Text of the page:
Job Actor, director
Years active 1929-1960
Known for Light comedy roles and romantic leads; father of actress Elizabeth Montgomery
Top Roles Philip Monrell, Joe Pendleton, Lt. John Brickley, Nick Higginson, Andy McAllister
Top GenresDrama, Comedy, Romance, Film Adaptation, Mystery, Crime
Top TopicsBased on Play, Pre-Code Cinema, Book-Based
Top Collaborators (Producer), (Director), (Director),
Shares birthday with Raymond Burr, Joseph Janni, Bill Williams  see more..

Robert Montgomery Overview:

Legendary actor, Robert Montgomery, was born Henry Montgomery Jr. on May 21, 1904 in Beacon, NY. Montgomery appeared in over 60 film roles. His best known films include Inspiration (1930), The Divorcee (1930), Strangers May Kiss (1931), Private Lives (1931), Haunted Honeymoon (1940), Alfred Hitchcock's Mr. and Mrs. Smith (1941), and Here Comes Mr. Jordan (1941). Montgomery hosted an Emmy Award-winning television series, Robert Montgomery Presents (1950-1957), where his daughter Elizabeth Montgomery got her start in acting. Montgomery died at the age of 77 on Sep 27, 1981 in New York City, NY and was cremated and his ashes given to family or friend.

MINI BIO:

A debonair leading man, Robert Montgomery played snappy light comedy roles and romantic leads for MGM although he clearly had a yen for stronger stuff and proved chillingly effective as the killer in Night Must Fall. This got him away from the upper-society-bracket characters with which he had become identified, but he drifted away from show business after the forties and seems little remembered. He is the father of actress Elizabeth Montgomery.

(Source: available at Amazon Quinlan's Film Stars).

HONORS and AWARDS:

.

Although Montgomery was nominated for two Oscars, he never won a competitive Academy Award.

Academy Awards

YearAwardFilm nameRoleResult
1937Best ActorNight Must Fall (1937)DannyNominated
1941Best ActorHere Comes Mr. Jordan (1941)Joe PendletonNominated
.

He was honored with two stars on the Hollywood Walk of Fame in the categories of Television and Motion Pictures.

BlogHub Articles:

Pre-code on DVD: and Sally Eilers in Made on Broadway (1933)

By KC on Aug 27, 2019 From Classic Movies

I’m delighted that Warner Archive has kept its promise to continue regularly releasing pre-code titles after the conclusion of its Forbidden Hollywood series. Its recent DVD release of Made on Broadway (1933) is definitely the kind of film that would have fit perfectly into one of those boxed ... Read full article


SUMMER UNDER THE STARS Blogathon: in Night Must Fall (1937)

By Caftan Woman on Aug 22, 2016 From Caftan Woman

May 21, 1904 - September 27, 1981 Kristin of Journeys in Classic Film is hosting the Summer Under the Stars Blogthon of which this post is a happy submission. Check HERE for previous and future contributions throughout the month of August. 's long and success... Read full article


Ride the Pink Horse, 1947,

By Aaron West on Apr 19, 2015 From Criterion Blues

Apr 19 Posted by aaronwest I?ve talked before about ?regulated differences? before when discussing La Promesse (link) by the Dardennes. When looking at a film noir, the theory still holds weight, or if anything is more relevant. By 1947, noir was starting to be thought of as a genre (would more acc... Read full article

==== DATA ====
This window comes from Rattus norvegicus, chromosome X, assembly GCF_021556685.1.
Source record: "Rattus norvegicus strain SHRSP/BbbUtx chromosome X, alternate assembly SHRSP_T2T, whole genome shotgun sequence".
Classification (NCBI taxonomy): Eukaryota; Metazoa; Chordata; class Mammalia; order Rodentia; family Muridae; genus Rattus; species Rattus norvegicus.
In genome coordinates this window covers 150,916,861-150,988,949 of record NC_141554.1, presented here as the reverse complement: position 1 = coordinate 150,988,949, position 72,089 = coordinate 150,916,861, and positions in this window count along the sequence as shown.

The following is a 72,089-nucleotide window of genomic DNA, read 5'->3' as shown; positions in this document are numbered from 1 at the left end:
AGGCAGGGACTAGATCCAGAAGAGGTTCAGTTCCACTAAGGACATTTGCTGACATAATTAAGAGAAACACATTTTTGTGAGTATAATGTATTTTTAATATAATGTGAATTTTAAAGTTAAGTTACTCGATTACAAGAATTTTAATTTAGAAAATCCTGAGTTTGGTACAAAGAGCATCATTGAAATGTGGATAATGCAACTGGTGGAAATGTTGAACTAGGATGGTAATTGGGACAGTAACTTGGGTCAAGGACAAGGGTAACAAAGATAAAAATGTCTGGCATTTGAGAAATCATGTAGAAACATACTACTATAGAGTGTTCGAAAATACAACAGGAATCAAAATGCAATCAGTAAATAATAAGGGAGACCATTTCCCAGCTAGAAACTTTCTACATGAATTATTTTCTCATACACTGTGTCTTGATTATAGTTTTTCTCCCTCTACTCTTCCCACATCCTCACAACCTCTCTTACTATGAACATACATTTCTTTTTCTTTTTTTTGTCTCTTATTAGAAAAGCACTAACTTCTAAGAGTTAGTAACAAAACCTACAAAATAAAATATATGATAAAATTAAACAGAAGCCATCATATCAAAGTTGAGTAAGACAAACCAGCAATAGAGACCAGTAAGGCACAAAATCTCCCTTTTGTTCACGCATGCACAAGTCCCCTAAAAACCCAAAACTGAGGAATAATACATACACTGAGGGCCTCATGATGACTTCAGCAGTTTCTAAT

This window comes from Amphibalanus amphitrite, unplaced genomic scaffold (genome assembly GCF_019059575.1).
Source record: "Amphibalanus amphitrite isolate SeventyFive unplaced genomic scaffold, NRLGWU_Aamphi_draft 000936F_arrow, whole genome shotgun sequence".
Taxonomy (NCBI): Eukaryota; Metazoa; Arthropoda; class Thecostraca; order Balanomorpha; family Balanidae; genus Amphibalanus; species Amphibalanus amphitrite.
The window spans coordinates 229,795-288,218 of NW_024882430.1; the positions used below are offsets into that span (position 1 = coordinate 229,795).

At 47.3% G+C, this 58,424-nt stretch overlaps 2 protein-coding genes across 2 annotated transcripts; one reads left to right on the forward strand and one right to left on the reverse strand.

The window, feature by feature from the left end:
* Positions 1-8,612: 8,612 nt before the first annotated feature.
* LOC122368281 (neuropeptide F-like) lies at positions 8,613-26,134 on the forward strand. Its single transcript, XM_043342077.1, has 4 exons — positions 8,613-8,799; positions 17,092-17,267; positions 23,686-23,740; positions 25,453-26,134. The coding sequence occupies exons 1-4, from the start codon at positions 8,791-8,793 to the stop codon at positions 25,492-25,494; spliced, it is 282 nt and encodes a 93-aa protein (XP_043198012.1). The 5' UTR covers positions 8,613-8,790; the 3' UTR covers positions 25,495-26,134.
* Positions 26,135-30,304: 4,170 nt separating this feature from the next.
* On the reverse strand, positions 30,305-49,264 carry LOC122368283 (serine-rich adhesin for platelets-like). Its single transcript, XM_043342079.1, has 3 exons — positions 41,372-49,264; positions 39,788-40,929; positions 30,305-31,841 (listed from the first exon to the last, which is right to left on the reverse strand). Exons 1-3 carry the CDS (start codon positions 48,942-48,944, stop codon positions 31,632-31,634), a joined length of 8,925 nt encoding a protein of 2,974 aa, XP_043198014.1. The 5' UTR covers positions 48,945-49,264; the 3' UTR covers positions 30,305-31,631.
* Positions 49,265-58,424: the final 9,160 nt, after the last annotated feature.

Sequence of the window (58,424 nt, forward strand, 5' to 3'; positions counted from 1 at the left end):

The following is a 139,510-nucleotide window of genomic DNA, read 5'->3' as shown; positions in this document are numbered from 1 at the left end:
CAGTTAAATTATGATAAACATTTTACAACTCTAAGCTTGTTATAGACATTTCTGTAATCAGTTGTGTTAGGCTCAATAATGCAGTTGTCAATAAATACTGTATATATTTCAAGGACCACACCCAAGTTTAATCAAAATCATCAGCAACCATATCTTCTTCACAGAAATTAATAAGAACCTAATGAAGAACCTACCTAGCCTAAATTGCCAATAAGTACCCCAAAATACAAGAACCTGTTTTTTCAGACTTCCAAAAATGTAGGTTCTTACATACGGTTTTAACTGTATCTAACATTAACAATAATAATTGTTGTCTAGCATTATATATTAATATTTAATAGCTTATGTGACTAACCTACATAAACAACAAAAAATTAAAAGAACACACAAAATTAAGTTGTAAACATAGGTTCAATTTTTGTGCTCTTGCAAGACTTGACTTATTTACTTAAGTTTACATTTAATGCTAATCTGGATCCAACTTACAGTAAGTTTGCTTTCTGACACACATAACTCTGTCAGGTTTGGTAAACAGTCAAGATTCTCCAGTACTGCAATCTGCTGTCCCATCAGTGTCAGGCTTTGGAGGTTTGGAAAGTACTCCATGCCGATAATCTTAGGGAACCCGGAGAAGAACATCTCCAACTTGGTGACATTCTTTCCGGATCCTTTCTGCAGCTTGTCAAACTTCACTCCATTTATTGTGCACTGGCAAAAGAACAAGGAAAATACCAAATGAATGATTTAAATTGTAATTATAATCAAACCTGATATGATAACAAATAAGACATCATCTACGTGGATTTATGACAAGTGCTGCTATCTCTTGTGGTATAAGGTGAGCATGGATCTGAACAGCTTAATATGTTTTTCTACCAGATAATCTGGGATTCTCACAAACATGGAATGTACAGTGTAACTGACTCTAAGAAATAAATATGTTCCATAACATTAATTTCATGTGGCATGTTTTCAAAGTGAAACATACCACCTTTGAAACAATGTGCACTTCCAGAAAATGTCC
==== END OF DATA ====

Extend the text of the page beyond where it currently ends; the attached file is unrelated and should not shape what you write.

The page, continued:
Ride the Pink Horse, 1947,

By Aaron West on Apr 19, 2015 From Criterion Blues

Apr 19 Posted by aaronwest I?ve talked before about ?regulated differences? before when discussing La Promesse (link) by the Dardennes. When looking at a film noir, the theory still holds weight, or if anything is more relevant. By 1947, noir was starting to be thought of as a genre (would more acc... Read full article


Ride the Pink Horse, 1947,

By Aaron West on Apr 19, 2015 From Criterion Blues

Apr 19 Posted by aaronwest I?ve talked before about ?regulated differences? before when discussing La Promesse (link) by the Dardennes. When looking at a film noir, the theory still holds weight, or if anything is more relevant. By 1947, noir was starting to be thought of as a genre (would more acc... Read full article


See all articles

Robert Montgomery Quotes:

Max Clement: It's quite simple: I have nothing, you have plenty. Swell! Okay by me!
Mrs. Rosine Brown: Oh, I see. You have no objection to marrying a rich woman?
Max Clement: No, none at all! Why should I? Suppose I had everything and you were poor: I wouldn't mind that; I'd adore it.
Mrs. Rosine Brown: Oh... you mean to say, you'd be quite content to be supported by a woman?
Max Clement: Oh, she wouldn't be supporting me. We'd split.


Sheridan 'Sherry': Real fun isn't easy to be had.
Marcia Townsend Warren: In other words, always gay.
Sheridan 'Sherry': Exactly.


John Douglas Cheever: I was willing you to come to me, and you have. So it's alright, but don't send me away again because I won't go.
Lucia 'Lally' Marlett: Send you away? Do you think I want to send you away, Jacky?
John Douglas Cheever: I've got the little ol' canoe down at the landing; let me run you over to the little ol' love nest.


read more quotes from Robert Montgomery...



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Robert Montgomery Facts
Son of Henry Montgomery and wife Mary Weed Barney.

Biography in: "The Scribner Encyclopedia of American Lives". Volume One, 1981-1985, pages 571-573. New York: Charles Scribner's Sons, 1998.


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